The Bastard Sings the Sweetest Song
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The Bastard Sings the Sweetest Song

A Guyanese spoken-word poet and her enterprising son make music.


The Bastard Sings the Sweetest Song isn’t the easiest sell. An observational documentary about the relationship between an alcoholic Guyanese poet in her seventies and her sweet son—a middle-class aspiring hustler who sells songbirds and manages cockfights on the side—it’s the sort of film one approaches with caution, fearful of the wrong turns it could take in its portrayal of sensitive matters like aging, poverty, and artistic inspiration. It’s both a relief and a delight that those issues turn out to be of only tangential interest to Canadian director Christy Garland, who wisely concentrates on her rich characters and lets the story’s allegorical dimension emerge organically from them.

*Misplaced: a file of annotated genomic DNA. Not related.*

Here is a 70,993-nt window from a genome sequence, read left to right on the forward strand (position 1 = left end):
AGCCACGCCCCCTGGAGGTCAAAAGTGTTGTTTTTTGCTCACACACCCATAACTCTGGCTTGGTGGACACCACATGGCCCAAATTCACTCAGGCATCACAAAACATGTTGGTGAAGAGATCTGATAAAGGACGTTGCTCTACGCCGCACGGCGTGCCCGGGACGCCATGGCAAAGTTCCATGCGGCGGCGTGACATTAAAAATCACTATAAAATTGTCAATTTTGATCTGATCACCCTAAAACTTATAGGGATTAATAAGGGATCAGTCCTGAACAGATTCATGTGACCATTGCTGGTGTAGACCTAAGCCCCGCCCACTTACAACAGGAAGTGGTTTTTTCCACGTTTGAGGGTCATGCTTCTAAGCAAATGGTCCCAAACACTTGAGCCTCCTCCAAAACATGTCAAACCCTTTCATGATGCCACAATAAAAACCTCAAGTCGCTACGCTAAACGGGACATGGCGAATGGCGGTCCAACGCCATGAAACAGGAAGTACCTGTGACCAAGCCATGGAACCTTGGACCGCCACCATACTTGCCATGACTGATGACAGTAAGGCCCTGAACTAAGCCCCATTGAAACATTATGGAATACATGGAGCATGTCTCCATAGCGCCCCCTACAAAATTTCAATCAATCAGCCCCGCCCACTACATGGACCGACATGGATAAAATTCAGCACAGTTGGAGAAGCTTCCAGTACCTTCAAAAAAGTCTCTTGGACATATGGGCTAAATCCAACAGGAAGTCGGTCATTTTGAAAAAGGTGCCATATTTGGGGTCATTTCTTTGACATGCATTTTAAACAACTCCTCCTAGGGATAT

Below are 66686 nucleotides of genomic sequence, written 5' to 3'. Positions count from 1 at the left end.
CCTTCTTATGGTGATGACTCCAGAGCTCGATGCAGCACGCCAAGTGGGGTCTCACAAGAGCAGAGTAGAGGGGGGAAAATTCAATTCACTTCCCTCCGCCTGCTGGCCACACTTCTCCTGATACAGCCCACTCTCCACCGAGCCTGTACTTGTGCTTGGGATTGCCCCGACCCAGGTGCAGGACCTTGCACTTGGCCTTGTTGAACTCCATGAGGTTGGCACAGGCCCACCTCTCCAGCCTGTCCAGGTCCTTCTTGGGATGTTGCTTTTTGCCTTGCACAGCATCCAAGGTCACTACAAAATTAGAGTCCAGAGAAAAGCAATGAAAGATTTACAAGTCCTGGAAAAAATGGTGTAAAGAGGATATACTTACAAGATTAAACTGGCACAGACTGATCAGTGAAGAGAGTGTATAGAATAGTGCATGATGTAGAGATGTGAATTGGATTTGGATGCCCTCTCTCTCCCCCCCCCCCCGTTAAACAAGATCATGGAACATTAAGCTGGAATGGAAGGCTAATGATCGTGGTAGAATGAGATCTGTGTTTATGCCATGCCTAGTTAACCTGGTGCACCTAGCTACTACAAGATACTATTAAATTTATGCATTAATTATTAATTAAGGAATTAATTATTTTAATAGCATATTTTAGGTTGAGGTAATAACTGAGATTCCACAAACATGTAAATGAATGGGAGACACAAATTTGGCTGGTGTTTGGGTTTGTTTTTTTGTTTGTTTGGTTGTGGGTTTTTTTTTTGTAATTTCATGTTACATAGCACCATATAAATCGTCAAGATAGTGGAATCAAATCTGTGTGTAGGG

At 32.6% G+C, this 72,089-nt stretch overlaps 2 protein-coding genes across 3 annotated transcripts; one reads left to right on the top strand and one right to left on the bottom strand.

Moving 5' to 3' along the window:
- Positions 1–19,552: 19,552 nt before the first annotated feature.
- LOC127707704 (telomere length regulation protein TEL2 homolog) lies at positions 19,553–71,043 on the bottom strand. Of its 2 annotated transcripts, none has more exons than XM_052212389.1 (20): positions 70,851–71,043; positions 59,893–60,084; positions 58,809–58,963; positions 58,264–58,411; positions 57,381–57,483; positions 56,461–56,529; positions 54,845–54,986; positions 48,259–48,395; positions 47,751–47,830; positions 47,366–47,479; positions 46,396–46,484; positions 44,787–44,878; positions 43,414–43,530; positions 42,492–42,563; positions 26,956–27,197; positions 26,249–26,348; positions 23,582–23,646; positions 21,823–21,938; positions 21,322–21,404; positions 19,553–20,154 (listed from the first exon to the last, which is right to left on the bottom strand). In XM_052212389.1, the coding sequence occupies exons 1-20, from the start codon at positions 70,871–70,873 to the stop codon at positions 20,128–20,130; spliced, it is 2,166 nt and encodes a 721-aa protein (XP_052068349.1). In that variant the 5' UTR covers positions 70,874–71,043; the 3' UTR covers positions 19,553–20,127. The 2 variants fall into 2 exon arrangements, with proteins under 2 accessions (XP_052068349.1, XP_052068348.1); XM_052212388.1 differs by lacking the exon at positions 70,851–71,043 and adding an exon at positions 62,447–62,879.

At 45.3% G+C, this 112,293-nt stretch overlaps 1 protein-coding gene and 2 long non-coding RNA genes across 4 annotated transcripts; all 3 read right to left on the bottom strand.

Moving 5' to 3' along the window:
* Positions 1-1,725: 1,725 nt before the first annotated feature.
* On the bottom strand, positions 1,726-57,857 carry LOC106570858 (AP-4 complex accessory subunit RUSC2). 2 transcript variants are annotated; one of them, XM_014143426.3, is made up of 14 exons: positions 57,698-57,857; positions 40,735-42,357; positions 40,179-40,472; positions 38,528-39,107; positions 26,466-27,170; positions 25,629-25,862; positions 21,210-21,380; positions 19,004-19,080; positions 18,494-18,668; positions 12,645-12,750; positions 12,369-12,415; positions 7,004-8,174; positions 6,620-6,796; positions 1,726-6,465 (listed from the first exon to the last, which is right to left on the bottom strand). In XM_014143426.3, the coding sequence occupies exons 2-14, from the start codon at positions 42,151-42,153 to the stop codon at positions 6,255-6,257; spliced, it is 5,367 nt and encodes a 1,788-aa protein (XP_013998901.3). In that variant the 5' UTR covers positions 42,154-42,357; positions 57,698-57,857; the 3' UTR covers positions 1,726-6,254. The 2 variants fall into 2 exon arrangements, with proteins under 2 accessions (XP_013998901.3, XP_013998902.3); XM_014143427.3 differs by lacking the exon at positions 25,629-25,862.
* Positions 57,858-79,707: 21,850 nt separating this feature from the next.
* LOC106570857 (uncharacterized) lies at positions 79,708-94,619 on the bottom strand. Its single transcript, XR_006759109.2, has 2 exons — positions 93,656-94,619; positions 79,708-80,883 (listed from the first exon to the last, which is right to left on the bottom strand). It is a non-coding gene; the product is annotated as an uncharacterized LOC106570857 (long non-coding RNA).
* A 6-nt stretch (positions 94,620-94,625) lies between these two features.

Mary and her son Muscle make fine subjects for Garland’s study, revealing themselves in a number of moving conversations that seem to be captured on the fly. The film was inspired by Larry Frolick’s 2007 essay in The Walrus about Muscle’s entrepreneurial spirit, but there’s plenty here that feels fresh, mostly on account of mother and son’s poetic turns of phrase. Muscle’s chat with a prospective bird-buyer who comes from a similarly abusive background, for example, hinges on a heartbreaking moment when both men champion the elusive goal of “breaking the cycle,” a phrase they’ve obviously relied upon many times in the past.

There’s a slickness to Garland’s frequent inserts of caged birds, which sometimes seem out of place beside this emotionally direct material. It’s an overly figurative way of amplifying Muscle’s desire to transcend his surroundings, as well as Mary’s own plight, locked up in her son’s house lest she roam the streets risk another debilitating fall. If the metaphorical weight of that human-bird connection feels a bit much, at its heart this is still an honest, bruising film. It earns its redemptive title.